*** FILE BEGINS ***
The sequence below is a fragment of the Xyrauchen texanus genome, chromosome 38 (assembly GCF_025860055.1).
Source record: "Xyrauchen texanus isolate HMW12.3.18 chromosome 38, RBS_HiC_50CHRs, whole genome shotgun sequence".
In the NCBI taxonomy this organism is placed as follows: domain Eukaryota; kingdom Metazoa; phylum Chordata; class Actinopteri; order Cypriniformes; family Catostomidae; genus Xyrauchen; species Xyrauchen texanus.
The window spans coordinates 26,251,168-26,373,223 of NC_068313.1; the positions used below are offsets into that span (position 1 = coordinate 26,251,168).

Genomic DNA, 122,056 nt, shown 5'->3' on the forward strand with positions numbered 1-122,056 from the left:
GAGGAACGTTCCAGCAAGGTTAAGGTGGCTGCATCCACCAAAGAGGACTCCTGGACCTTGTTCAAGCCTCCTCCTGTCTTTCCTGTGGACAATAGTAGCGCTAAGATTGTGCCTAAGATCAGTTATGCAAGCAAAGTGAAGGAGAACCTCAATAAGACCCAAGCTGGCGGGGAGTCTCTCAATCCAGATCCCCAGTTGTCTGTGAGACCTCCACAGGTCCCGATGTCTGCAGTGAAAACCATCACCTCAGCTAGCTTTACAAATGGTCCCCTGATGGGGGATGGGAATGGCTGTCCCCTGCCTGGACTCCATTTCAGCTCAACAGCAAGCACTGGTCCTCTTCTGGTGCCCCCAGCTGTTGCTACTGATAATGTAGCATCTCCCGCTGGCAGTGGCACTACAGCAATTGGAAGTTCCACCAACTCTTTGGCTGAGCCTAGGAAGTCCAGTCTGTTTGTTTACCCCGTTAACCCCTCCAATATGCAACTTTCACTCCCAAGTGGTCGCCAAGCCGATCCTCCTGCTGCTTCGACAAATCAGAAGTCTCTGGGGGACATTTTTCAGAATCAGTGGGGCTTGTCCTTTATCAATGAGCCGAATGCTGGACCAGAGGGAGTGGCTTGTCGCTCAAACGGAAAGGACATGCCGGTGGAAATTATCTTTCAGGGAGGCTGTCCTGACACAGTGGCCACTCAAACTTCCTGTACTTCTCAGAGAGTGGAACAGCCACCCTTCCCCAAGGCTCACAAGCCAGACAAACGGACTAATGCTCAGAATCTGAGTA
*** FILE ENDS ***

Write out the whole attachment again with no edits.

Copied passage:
The sequence below is a fragment of the Xyrauchen texanus genome, chromosome 38 (assembly GCF_025860055.1).
Source record: "Xyrauchen texanus isolate HMW12.3.18 chromosome 38, RBS_HiC_50CHRs, whole genome shotgun sequence".
In the NCBI taxonomy this organism is placed as follows: domain Eukaryota; kingdom Metazoa; phylum Chordata; class Actinopteri; order Cypriniformes; family Catostomidae; genus Xyrauchen; species Xyrauchen texanus.
The window spans coordinates 26,251,168-26,373,223 of NC_068313.1; the positions used below are offsets into that span (position 1 = coordinate 26,251,168).

Genomic DNA, 122,056 nt, shown 5'->3' on the forward strand with positions numbered 1-122,056 from the left:
GAGGAACGTTCCAGCAAGGTTAAGGTGGCTGCATCCACCAAAGAGGACTCCTGGACCTTGTTCAAGCCTCCTCCTGTCTTTCCTGTGGACAATAGTAGCGCTAAGATTGTGCCTAAGATCAGTTATGCAAGCAAAGTGAAGGAGAACCTCAATAAGACCCAAGCTGGCGGGGAGTCTCTCAATCCAGATCCCCAGTTGTCTGTGAGACCTCCACAGGTCCCGATGTCTGCAGTGAAAACCATCACCTCAGCTAGCTTTACAAATGGTCCCCTGATGGGGGATGGGAATGGCTGTCCCCTGCCTGGACTCCATTTCAGCTCAACAGCAAGCACTGGTCCTCTTCTGGTGCCCCCAGCTGTTGCTACTGATAATGTAGCATCTCCCGCTGGCAGTGGCACTACAGCAATTGGAAGTTCCACCAACTCTTTGGCTGAGCCTAGGAAGTCCAGTCTGTTTGTTTACCCCGTTAACCCCTCCAATATGCAACTTTCACTCCCAAGTGGTCGCCAAGCCGATCCTCCTGCTGCTTCGACAAATCAGAAGTCTCTGGGGGACATTTTTCAGAATCAGTGGGGCTTGTCCTTTATCAATGAGCCGAATGCTGGACCAGAGGGAGTGGCTTGTCGCTCAAACGGAAAGGACATGCCGGTGGAAATTATCTTTCAGGGAGGCTGTCCTGACACAGTGGCCACTCAAACTTCCTGTACTTCTCAGAGAGTGGAACAGCCACCCTTCCCCAAGGCTCACAAGCCAGACAAACGGACTAATGCTCAGAATCTGAGTA